My research partner in Japan, Makoto Kanda, recently completed a study of over 1,000 companies to test our theoretical framework regarding the behaviors of old companies that have enabled them to survive for over 100 years. By comparing the survey results from 'young' companies with those from companies founded before 1911, he came up with several statistically significant items which indicate we are on the right track with our hypothesis regarding longevity factors. Here are a few of the results:
* Old companies scored significantly higher in every aspect of developing future leaders and succession planning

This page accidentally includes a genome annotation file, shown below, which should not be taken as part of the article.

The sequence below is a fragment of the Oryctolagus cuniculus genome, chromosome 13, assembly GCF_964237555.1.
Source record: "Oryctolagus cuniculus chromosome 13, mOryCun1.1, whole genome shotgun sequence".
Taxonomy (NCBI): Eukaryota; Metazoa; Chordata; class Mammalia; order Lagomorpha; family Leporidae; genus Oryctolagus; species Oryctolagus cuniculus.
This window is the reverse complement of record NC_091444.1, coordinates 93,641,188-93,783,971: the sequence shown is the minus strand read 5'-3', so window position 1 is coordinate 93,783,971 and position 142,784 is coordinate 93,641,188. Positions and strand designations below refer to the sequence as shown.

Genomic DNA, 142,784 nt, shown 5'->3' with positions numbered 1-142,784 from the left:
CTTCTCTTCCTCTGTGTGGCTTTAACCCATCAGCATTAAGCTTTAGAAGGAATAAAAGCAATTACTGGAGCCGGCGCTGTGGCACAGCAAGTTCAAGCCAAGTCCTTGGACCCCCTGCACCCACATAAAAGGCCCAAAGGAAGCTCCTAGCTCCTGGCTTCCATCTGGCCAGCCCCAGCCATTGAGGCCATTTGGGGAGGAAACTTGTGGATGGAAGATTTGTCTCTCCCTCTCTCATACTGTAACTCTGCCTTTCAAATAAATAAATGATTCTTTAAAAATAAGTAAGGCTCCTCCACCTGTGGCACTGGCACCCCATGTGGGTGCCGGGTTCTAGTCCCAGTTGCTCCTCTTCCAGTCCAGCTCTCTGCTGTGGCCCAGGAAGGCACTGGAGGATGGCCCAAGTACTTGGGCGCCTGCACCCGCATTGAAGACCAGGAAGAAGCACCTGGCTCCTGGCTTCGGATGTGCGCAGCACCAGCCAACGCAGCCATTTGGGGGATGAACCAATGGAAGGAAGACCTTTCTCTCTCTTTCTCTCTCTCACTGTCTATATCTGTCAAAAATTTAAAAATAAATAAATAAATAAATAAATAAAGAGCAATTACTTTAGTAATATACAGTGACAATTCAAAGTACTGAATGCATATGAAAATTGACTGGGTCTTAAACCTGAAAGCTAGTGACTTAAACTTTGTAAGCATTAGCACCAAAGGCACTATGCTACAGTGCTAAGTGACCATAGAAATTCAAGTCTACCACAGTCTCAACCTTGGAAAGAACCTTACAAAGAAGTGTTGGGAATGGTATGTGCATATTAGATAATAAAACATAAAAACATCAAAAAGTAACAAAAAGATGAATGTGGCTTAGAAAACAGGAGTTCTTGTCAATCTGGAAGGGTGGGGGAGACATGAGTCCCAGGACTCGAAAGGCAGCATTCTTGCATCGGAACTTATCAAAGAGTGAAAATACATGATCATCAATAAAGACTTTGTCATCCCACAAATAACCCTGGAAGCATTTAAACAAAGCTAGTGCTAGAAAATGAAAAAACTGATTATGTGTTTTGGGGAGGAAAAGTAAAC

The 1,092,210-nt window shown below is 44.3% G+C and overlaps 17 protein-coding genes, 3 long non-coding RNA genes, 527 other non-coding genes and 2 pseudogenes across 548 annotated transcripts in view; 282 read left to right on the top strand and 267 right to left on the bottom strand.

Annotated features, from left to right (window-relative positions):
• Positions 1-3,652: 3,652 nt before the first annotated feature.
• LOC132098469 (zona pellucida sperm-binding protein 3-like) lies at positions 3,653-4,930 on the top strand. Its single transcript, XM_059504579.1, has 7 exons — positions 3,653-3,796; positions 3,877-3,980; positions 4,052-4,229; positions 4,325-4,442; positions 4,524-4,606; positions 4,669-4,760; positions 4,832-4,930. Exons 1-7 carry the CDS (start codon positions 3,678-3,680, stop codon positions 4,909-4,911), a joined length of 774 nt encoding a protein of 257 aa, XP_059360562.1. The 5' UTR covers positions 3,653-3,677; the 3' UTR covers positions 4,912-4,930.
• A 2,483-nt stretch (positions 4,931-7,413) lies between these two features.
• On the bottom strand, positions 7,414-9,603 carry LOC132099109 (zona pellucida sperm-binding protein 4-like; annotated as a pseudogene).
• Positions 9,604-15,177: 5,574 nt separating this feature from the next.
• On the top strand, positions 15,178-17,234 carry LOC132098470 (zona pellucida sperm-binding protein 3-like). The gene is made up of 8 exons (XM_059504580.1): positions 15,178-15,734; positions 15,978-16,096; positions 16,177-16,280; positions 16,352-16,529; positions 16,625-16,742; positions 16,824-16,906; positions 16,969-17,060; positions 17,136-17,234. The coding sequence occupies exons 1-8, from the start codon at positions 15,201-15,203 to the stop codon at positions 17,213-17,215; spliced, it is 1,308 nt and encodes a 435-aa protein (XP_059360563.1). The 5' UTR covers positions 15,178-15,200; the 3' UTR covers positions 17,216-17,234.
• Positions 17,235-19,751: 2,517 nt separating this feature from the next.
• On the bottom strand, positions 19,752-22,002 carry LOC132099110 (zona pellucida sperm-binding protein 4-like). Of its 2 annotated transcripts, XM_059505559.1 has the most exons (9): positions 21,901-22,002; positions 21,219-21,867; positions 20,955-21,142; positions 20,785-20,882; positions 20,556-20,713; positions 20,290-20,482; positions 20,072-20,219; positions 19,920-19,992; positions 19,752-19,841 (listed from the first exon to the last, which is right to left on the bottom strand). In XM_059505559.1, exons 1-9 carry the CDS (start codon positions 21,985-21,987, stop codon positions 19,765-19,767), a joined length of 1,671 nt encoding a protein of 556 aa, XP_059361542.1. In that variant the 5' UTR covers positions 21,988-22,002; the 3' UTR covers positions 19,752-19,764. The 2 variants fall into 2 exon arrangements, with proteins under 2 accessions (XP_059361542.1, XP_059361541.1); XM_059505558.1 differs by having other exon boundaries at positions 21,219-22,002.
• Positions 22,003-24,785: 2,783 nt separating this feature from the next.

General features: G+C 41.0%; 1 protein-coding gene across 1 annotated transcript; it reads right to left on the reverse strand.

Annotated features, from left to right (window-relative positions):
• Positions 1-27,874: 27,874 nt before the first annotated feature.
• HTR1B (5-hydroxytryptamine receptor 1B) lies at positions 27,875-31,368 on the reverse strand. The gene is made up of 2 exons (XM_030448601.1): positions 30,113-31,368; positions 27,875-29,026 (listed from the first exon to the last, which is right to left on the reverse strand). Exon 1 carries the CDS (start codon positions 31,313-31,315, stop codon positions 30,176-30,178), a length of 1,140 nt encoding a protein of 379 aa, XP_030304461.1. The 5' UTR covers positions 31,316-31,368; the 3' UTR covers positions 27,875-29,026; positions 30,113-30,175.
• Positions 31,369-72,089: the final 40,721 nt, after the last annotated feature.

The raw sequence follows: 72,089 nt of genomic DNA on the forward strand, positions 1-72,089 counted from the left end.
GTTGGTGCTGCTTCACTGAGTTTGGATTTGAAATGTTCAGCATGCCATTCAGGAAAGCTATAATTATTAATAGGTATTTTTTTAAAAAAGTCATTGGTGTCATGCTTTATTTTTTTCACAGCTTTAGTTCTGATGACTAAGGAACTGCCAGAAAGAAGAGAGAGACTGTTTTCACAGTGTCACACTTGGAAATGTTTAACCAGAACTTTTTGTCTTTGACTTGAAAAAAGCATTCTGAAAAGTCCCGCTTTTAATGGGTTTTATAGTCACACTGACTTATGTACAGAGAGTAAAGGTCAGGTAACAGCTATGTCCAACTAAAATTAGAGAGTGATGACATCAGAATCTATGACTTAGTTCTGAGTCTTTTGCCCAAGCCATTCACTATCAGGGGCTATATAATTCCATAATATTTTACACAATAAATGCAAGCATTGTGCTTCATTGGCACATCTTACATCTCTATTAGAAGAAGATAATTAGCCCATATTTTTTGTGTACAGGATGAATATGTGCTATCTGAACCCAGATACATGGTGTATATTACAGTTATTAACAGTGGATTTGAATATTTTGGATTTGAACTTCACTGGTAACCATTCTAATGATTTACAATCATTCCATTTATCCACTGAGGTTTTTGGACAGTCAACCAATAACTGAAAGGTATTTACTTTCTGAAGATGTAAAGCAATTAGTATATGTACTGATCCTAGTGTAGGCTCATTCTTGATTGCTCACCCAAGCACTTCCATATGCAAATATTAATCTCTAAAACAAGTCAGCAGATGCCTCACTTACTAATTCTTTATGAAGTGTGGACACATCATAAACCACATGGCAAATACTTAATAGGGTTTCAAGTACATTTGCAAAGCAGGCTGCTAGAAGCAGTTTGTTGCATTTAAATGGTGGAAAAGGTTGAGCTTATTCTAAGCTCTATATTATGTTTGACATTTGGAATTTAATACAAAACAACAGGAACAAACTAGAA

* Old companies put much more emphasis on their relationships with suppliers, customers, and local communities
* As might be expected, the old companies focused much more on tradition and improving what they see as their core strengths; when large-scale change is necessary, they admit to taking a long time to plan and implement such change
* The old companies have conservative financial practices (emphasize profitability over sales volume; are reluctant to borrow money)
The complete results have been published in the IMDA book "Global Competitiveness in a Time of Economic Uncertainty and Social Change: Current Issues and Future Expectations" (ISBN: 1-888624-11-6).